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  It is likely that Uhuru Kenyatta will win the current election in Kenya.  What he should do as a first focus of his administration is address practically the problem of landownership.  His family has benefited from the trend in the post-colonial period of land consolidation in a few hands.  Without pointing fingers, he should move to establish a constitutional committee to work out a means to restrict land holdings to a maximum size and create a mechanism for the transfer of excessive holdings to landless farmers and unemployed.  Collective farms could be created to train the unemployed to work farms in a profitable fashion and then the farms could be devolved to the collective members if desired.  Or the Group Ranch system could be combined with a collective farm educational process.

   Kenya suffers from an unsustainable population growth that has mainly taken place in the post-WWII era.  If we look at one of the areas least affected by population density in the pre-WWII era, for example, Loitokitok, a mainly Maasai area in the pre-WWII period, we find that most of the population growth was due to immigration from the central highlands.  This has impacted the ecology of Loitokitok seriously with significant environmental degradation (David J. Campbell, David P. Lusch, Thomas A. Smucker, Edna E. Wangui, Human Ecology, Vol. 33, No. 6 (Dec., 2005), pp. 763-794).  The Maasai adopted the concept of Group Ranches to protect their land and reduce overgrazing and legal challenges due to immigrant squatting on open grazing lands.  This has worked fairly well in the savanna lowlands according to Campbell, et al., 2005).  Grandin (Maasai herding - An analysis of the livestock production system of Maasai pastoralists in eastern Kajiado District, Kenya, eds, Solomon Bekure, P.N. de Leeuw, B.E. Grandin and
P.J.H. Neate, 1991: Chapter 3: the Maasai: Socio-historical context and group ranches)  reports that in the area of highest density there were few Group Ranches, but the most Group Ranches appeared in Kaputiei where density was fairly low.  Group Ranches had there origins according to Grandin (1991) in the early colonial period and Maasai lands have suffered continuous in-migration since then while considerable portions of traditional Maasai lands have been lost to migrants, especially Kikuyu and to  the National Parks.
   Some cultural practices drive population growth, an example is polygynous marriage (Polygyny among the Logoli of Western Kenya,: Edwins Laban Moogi Gwako, Anthropos, Bd. 93, H. 4./6. (1998), pp. 331-348).  Population pressure is producing challenges for the future in tandem with climate change as drought is enhancing desertification in parts of Kenya, especially in the south in Kajiado District (The Prospect for Desertification in Kajiado District, Kenya: David J. Campbell,  The Geographical Journal, Vol. 152, No. 1 (Mar., 1986), pp. 44-55).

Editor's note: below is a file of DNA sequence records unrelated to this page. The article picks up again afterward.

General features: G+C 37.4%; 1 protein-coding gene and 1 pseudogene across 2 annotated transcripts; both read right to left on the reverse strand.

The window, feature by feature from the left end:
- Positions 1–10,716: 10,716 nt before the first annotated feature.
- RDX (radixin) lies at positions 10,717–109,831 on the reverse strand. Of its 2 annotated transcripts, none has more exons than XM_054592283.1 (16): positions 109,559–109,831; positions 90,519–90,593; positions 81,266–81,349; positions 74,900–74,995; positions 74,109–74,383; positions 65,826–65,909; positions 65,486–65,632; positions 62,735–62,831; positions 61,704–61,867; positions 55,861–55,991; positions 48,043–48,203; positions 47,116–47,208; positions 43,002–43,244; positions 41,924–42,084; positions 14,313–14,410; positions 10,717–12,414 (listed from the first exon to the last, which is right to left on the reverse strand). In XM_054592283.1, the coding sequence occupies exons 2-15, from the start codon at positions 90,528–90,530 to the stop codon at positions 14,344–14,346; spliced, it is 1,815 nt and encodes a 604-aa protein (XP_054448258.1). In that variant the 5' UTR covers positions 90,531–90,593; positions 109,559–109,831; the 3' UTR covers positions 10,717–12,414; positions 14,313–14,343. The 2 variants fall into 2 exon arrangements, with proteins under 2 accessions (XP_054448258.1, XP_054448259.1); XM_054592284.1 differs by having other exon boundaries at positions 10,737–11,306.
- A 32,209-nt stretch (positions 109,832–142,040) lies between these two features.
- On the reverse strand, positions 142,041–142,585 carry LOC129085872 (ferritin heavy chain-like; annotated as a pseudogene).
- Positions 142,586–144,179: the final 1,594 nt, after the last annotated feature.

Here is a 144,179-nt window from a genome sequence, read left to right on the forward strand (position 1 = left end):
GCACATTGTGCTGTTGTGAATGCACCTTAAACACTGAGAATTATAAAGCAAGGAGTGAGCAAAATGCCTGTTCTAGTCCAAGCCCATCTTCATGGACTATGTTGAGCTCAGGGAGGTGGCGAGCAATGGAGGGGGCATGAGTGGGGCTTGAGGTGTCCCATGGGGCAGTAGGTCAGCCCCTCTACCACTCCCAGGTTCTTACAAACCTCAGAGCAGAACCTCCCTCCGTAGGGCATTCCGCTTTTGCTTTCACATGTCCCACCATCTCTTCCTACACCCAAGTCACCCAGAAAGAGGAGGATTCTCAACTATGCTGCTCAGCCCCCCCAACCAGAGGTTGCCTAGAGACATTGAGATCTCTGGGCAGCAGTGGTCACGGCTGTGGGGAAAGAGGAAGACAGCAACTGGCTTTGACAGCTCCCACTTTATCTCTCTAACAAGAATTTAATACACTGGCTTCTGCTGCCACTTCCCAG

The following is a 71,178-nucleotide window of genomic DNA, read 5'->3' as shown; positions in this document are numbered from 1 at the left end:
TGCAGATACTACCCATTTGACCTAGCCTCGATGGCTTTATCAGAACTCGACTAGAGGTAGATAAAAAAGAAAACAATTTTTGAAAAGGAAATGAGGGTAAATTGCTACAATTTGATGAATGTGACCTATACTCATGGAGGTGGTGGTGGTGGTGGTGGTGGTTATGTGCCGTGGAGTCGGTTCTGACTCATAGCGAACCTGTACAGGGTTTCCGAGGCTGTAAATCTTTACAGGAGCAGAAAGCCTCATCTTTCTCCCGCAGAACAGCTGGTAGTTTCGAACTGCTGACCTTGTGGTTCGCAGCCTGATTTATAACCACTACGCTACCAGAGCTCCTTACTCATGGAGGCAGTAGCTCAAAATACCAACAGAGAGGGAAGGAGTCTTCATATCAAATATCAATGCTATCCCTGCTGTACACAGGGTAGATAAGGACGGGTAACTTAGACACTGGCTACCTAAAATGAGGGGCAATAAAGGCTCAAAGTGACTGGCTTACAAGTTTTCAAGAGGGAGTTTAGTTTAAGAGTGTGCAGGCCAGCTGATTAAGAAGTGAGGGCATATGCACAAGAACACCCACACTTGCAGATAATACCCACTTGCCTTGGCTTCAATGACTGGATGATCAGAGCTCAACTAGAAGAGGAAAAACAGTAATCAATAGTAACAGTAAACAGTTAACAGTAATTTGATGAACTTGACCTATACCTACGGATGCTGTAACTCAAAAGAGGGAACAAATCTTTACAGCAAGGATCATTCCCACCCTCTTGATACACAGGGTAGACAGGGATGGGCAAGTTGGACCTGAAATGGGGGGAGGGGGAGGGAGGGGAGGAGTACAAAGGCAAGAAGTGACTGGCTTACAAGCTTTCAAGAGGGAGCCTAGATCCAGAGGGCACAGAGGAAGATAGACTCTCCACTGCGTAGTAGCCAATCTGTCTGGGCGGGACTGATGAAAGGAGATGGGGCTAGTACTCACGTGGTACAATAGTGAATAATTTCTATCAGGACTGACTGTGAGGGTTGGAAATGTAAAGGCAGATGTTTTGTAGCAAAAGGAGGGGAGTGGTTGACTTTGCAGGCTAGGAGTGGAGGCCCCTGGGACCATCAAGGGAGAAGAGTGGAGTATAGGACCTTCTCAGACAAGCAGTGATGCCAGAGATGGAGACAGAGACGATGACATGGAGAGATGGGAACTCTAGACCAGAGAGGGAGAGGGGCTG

Political and economic pressure will mount in Kenya unless the land issue is addressed in a fair and effective manner with special regard to Kenya's degrading lands.  It is ironic that Uhuru's father, Jomo Kenyatta, pointed out the importance of land and its efficient distribution and use in his anthropological study of Kenya (Facing Mount Kenya, 1934).  Uhuru Kenyatta has been attacked for the supposed vast land holdings of the Kenyatta family. Some sources claim the Kenyatta family owns between 500,0000 and 1 million acres (http://www.standardmedia.co.ke/...) which Uhuru denies.  While claims and counter denials have multiplied during the election, the Kenyatta family has been successful in business and agriculture.  Some have charged this is because of undue influence in government, others argue that the Kenyatta family, unlike many other Kenyan families has had no feuds since Jomo died and have remained together as a social unit (http://www.nairobiwire.com/...).  

    The problem of land titles and lack of land in the face of huge absentee landowners is especially acute on the coast.  One means of achieving a fair distribution that would avoid an initial distribution and then later inefficient farming or quick sales for immediate profits fueled by speculators as has happened in other locations, would be the institution of the Group Ranch solution to the coast.  But large tracts of land must be broken up and like institutional inequality in other nations, or the problem of breaking up large economic institutions like banks in the developed world, making this land available for Group Ranches would be a complicated process.  The situation across the border in Tanzania is also conflicted with violence marring the relations between herders and farmers.  Community-Based Natural Resource Management Area (CBNRM) named Emboley Murtangos, is a concept that has been tried to reduce conflict and relocate sqatters from pastoralist lands.  It has had varied success (see Kelly Askew, Rie Odgaard and Faustin Maganga, "Of Land and Legitimacy: A Tale of Two Lawsuits," Africa, Volume 83, Special Issue 01 - Land Politics in Africa:
Constituting Authority over Territory, Property and Persons, February
2013, pp 120 - 141.).

  Nevertheless, if Uhuru were to win now and announce land reform as a major project of his administration it could go far to defusing tensions.  Without raising unrealistic expectations, such a move could focus attention on a severe problem facing Kenya and a land commission made up of all of Kenya's tribal groups might gain sufficient authority to succeed.


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